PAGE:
(1) An employer may use the designation "infant-friendly" on its promotional materials if the employer has an approved workplace breastfeeding policy addressing at least the following:
(a) Flexible work scheduling, including scheduling breaks and permitting work patterns that provide time for expression of breast milk;
(b) A convenient, sanitary, safe, and private location, other than a restroom, allowing privacy for breastfeeding or expressing breast milk;
(c) A convenient clean and safe water source with facilities for washing hands and rinsing breast-pumping equipment located in the private location specified in (b) of this subsection; and
(d) A convenient hygienic refrigerator in the workplace for the mother's breast milk.
(2) Employers seeking approval of a workplace breastfeeding policy must submit the policy to the department of health. The department of health shall review and approve those policies that meet the requirements of this section. The department may directly develop and implement the criteria for "infant-friendly" employers, or contract with a vendor for this purpose.
(3) For the purposes of this section, "employer" includes those employers defined in RCW 49.12.005 and also includes the state, state institutions, state agencies, political subdivisions of the state, and municipal corporations or quasi-municipal corporations.
[2001 c 88 § 3.]
| Acknowledgment -- Declaration -- Findings -- 2001 c 88: "(1) The legislature acknowledges the surgeon general's summons to all sectors of society and government to help redress the low breastfeeding rates and duration in the United States, including the social and workplace factors that can make it difficult for women to breastfeed. The legislature also acknowledges the surgeon general's report on the health and economic importance of breastfeeding which concludes that:|
(a) Breastfeeding is one of the most important contributors to infant health;
(b) Breastfeeding provides a range of benefits for the infant's growth, immunity, and development; and
(c) Breastfeeding improves maternal health and contributes economic benefits to the family, health care system, and workplace.
(2) The legislature declares that the achievement of optimal infant and child health, growth, and development requires protection and support for the practice of breastfeeding. The legislature finds that:
(a) The American academy of pediatrics recommends exclusive breastfeeding for the first six months of a child's life and breastfeeding with the addition of solid foods to continue for at least twelve months, and that arrangements be made to provide expressed breast milk if the mother and child must separate during the first year. Children should be breastfed or fed expressed breast milk when they show signs of need, rather than according to a set schedule or the location;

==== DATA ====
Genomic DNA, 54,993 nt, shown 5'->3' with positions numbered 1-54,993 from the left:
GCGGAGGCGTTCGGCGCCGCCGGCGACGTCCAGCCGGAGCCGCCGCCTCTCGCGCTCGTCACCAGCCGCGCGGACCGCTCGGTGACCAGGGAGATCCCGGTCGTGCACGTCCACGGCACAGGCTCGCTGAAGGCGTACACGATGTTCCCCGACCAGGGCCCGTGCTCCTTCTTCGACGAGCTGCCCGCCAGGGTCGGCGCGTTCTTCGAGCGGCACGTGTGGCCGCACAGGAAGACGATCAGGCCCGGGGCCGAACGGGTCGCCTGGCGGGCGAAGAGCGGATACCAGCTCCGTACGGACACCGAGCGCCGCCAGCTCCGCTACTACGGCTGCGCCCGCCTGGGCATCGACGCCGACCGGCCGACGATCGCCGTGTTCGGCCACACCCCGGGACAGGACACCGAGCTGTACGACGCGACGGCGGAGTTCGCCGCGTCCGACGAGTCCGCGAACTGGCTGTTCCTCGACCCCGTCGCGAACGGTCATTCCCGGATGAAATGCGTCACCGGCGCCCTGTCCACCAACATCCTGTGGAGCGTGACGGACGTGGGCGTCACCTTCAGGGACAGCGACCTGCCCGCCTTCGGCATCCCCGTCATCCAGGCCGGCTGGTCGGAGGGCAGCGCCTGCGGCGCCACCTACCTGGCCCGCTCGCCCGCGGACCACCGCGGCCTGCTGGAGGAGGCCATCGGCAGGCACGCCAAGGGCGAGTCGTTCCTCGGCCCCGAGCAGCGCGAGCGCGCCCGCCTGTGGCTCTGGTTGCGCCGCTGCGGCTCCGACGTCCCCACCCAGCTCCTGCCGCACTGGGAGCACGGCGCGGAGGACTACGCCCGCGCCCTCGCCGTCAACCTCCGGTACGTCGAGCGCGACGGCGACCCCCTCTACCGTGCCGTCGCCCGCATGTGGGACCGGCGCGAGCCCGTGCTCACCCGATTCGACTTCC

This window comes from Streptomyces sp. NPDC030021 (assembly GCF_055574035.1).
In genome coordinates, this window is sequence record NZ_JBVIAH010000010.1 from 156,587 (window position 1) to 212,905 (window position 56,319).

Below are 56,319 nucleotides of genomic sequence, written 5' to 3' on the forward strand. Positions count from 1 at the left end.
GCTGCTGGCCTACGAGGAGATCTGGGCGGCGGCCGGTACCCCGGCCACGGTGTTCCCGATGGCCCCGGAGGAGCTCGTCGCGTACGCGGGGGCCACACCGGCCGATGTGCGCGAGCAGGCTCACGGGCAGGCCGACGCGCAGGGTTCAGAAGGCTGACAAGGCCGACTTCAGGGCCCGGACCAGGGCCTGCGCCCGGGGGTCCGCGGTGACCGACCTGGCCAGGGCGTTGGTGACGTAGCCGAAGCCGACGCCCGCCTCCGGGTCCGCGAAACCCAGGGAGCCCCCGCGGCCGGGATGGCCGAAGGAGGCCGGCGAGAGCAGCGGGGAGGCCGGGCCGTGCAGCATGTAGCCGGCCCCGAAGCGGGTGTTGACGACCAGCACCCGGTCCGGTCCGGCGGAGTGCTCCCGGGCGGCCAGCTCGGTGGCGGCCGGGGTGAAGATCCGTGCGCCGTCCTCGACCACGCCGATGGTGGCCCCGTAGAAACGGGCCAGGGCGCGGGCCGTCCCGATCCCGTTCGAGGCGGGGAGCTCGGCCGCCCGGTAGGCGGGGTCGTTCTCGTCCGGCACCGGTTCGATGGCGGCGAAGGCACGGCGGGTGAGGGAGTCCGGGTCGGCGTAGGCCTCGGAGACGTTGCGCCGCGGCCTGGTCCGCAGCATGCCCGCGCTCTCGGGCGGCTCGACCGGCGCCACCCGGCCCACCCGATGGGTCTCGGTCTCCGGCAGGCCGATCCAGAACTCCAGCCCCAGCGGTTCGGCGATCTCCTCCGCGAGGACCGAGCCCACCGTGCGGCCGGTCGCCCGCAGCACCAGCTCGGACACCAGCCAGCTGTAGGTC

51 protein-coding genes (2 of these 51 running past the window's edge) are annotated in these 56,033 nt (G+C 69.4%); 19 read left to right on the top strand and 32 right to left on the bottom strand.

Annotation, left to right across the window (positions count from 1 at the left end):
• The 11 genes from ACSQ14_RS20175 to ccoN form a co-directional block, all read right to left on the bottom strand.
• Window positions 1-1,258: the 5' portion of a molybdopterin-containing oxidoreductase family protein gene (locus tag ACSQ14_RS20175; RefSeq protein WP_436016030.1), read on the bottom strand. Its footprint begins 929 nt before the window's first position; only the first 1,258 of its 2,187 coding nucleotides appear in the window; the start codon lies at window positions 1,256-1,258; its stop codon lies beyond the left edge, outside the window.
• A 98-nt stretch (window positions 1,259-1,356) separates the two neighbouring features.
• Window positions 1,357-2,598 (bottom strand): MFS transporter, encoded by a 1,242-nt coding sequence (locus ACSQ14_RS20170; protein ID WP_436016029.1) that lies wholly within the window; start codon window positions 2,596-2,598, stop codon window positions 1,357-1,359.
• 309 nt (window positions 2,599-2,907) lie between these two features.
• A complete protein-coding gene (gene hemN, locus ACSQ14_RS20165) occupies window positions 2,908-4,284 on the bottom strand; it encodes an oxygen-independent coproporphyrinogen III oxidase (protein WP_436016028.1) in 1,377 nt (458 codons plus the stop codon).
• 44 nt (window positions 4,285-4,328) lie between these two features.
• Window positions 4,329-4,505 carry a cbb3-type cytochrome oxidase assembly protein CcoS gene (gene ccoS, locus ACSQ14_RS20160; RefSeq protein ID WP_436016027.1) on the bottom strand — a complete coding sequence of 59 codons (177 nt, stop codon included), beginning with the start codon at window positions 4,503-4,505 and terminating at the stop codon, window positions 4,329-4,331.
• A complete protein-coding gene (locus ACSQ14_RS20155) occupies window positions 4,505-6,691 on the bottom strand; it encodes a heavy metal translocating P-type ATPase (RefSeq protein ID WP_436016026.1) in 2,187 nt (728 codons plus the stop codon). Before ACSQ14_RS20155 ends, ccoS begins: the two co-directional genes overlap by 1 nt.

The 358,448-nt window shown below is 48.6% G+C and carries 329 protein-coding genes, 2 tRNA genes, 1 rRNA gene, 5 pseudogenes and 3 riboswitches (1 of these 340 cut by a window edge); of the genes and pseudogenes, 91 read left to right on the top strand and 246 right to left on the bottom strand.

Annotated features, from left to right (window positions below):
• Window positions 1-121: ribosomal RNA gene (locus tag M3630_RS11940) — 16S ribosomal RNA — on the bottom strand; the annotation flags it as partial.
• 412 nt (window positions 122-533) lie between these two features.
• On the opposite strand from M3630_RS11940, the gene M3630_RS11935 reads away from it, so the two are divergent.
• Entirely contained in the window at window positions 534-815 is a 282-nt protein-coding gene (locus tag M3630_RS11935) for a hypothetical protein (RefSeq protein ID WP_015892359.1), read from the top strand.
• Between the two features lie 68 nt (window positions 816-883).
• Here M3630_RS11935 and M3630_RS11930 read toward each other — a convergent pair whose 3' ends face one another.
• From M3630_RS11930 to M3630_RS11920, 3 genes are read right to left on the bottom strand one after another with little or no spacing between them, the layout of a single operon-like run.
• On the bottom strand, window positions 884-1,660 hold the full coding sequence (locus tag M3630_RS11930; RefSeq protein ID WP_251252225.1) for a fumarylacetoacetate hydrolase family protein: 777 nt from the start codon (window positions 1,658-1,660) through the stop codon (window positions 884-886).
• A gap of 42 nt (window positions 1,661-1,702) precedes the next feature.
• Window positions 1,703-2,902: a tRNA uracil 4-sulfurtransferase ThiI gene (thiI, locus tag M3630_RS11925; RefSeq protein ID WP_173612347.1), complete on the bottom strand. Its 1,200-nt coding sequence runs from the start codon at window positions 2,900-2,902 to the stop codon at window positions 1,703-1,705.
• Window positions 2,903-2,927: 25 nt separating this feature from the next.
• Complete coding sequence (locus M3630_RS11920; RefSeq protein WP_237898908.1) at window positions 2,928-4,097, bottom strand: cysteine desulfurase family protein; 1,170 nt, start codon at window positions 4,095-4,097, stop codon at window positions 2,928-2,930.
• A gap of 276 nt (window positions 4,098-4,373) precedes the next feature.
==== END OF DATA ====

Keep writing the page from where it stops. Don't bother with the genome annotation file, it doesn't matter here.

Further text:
(b) Breast milk contains all the nutrients a child needs for optimal health, growth, and development, many of which can only be found in breast milk;
(c) Research in developed countries provides strong evidence that breastfeeding decreases the incidence and/or severity of diarrhea, lower respiratory tract infection, otitis media, bacteremia, bacterial meningitis, urinary tract infection, and necrotizing enterocolitis. In addition, a number of studies show a possible protective effect of breastfeeding against SIDS, Type 1 diabetes mellitus, Crohn's disease, lymphoma, ulcerative colitis, and allergic diseases;
(d) Studies also indicate health benefits in mothers who breastfeed. Breastfeeding is one of the few ways that mothers may be able to lower their risk of developing breast and ovarian cancer, with benefits proportional to the duration that they are able to breastfeed. In addition, the maternal hormonal changes stimulated by breastfeeding also help the uterus recover faster and minimize the amount of blood mothers lose after birth. Breastfeeding inhibits ovulation and menstrual bleeding, thereby decreasing the risk of anemia and a precipitous subsequent pregnancy. Breastfeeding women also have an earlier return to prepregnancy weight;
(e) Approximately two-thirds of women who are employed when they become pregnant return to the workforce by the time their children are six months old;
(f) Employers benefit when their employees breastfeed. Breastfed infants are sick less often; therefore, maternal absenteeism from work is lower in companies with established lactation programs. In addition, employee medical costs are lower and employee productivity is higher;
(g) According to a survey of mothers in Washington, most want to breastfeed but discontinue sooner than they hope, citing lack of societal and workplace support as key factors limiting their ability to breastfeed;
(h) Many mothers fear that they are not making enough breast milk and therefore decrease or discontinue breastfeeding. Frequency of breastfeeding or expressing breast milk is the main regulator of milk supply, such that forcing mothers to go prolonged periods without breastfeeding or expressing breast milk can undermine their ability to maintain breastfeeding; and
(i) Maternal stress can physiologically inhibit a mother's ability to produce and let down milk. Mothers report modifiable sources of stress related to breastfeeding, including lack of protection from harassment and difficulty finding time and an appropriate location to express milk while away from their babies.
(3) The legislature encourages state and local governmental agencies, and private and public sector businesses to consider the benefits of providing convenient, sanitary, safe, and private rooms for mothers to express breast milk." [2001 c 88 § 1.]